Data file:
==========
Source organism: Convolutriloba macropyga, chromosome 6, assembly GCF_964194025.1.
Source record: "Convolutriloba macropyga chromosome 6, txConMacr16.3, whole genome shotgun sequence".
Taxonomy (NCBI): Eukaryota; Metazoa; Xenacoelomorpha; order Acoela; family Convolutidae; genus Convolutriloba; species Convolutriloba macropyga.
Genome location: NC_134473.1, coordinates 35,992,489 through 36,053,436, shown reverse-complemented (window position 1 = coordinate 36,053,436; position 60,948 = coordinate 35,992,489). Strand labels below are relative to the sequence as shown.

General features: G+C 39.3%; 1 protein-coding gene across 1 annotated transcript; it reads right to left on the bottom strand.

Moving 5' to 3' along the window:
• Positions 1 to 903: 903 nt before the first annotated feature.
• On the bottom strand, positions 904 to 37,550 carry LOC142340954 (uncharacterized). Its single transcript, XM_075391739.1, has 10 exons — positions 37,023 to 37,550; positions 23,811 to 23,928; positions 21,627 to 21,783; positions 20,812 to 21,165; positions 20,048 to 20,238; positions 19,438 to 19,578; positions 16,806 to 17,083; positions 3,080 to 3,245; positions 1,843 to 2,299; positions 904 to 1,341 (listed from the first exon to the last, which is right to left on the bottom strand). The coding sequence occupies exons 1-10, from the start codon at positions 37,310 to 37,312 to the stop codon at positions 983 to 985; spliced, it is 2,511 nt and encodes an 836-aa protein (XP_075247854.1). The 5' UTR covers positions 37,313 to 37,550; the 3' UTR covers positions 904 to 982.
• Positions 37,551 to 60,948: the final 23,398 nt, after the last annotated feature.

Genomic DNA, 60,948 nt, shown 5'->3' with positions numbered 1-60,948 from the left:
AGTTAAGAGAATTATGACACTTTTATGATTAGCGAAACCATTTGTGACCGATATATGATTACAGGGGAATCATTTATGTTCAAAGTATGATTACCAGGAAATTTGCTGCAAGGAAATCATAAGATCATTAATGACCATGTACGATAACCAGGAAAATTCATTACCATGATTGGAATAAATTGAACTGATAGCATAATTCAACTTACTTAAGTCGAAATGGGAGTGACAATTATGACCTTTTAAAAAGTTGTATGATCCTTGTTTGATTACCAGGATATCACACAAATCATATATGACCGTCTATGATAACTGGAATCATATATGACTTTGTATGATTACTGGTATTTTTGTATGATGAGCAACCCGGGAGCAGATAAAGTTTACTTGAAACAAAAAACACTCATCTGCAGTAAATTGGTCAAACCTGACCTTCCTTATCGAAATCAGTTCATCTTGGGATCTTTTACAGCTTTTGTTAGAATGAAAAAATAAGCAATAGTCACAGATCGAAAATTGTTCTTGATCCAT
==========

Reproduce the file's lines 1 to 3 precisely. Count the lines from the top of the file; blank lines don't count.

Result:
Source organism: Convolutriloba macropyga, chromosome 6, assembly GCF_964194025.1.
Source record: "Convolutriloba macropyga chromosome 6, txConMacr16.3, whole genome shotgun sequence".
Taxonomy (NCBI): Eukaryota; Metazoa; Xenacoelomorpha; order Acoela; family Convolutidae; genus Convolutriloba; species Convolutriloba macropyga.